The veteran Russian, who carries the remains of his $5 million salary to Pittsburgh, didn't have much value after stumbling through two seasons in Canada's capital. I mean, when you get moved for a conditional seventh-round pick, I think that tells you where things stand.
This season, Kovalev has 14 goals and 13 assists for 27 points in 54 games. That's not much. His minus-9 rating, however, isn't awful when working on a team that has struggled as much as the Senators have.
Kovalev's play has picked up as of late (perhaps he was trying to impress potential suitors). In his last 10 games, he has six goals and three assists.
Penguins GM Ray Shero is taking the low-risk gamble (Kovy's contract expires at season's end) that the highly skilled winger can provide an offensive boost down the stretch and in the playoffs for his dinged-up team.
I would imagine that Shero leaned on owner Mario Lemieux for his thoughts on acquiring Kovalev. After all, Lemieux and Kovalev were teammates in Pittsburgh some 10 years ago.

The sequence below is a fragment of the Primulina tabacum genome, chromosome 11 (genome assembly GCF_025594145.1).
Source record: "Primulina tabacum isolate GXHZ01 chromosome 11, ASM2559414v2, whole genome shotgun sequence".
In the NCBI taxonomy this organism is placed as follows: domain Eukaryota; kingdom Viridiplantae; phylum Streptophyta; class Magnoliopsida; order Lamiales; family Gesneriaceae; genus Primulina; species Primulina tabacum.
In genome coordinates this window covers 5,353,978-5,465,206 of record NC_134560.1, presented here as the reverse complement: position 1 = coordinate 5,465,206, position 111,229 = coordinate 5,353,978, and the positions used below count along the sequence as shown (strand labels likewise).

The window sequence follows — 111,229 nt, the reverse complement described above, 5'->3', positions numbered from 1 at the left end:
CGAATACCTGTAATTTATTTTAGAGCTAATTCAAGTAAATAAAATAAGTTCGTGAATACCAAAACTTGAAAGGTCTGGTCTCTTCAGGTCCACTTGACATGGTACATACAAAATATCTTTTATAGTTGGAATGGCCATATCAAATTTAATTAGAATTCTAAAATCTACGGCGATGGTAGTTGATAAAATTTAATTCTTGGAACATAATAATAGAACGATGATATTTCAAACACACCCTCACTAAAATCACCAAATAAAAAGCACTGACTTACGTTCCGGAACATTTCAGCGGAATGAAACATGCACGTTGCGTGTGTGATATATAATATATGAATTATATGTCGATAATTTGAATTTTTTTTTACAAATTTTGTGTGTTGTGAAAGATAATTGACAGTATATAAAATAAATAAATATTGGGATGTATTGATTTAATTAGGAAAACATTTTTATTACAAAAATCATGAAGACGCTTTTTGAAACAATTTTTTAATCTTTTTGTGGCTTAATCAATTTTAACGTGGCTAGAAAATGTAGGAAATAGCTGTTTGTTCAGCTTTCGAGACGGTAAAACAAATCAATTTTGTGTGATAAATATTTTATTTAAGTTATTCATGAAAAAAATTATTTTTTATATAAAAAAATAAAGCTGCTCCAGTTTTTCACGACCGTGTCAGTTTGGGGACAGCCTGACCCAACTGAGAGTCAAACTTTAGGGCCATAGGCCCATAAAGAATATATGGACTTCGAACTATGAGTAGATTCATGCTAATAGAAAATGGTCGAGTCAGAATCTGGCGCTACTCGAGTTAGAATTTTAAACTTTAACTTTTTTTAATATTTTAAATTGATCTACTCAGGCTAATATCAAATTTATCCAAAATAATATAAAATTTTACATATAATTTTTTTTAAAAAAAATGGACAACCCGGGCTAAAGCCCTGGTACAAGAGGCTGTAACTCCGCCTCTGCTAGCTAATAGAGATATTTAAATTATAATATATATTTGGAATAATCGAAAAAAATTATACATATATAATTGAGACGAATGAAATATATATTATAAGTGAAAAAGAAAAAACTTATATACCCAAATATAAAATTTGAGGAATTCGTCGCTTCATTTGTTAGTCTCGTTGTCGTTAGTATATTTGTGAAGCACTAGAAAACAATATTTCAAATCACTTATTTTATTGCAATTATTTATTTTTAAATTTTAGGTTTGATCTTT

Kovalev enjoyed the most productive seasons of his career during his first stint in Pittsburgh from 1998 through 2002. He averaged a shade more than a point per game (347 points in 345 regular-season games) during his time in the Steel City. In 2000-01, Kovalev enjoyed his best NHL campaign, putting up 44 goals and 95 points while playing to a plus-12 rating.
While no one would expect him to revert to the form of his youth, the Penguins figure a change of scenery -- back in a place where he's enjoyed success -- could be just what he needs. We'll have to wait and see.
With the trade deadline a few short days away, I thought I'd focus today's edition of the Five for Friday on the clubs that'll be the most interesting to watch over the next 48 hours.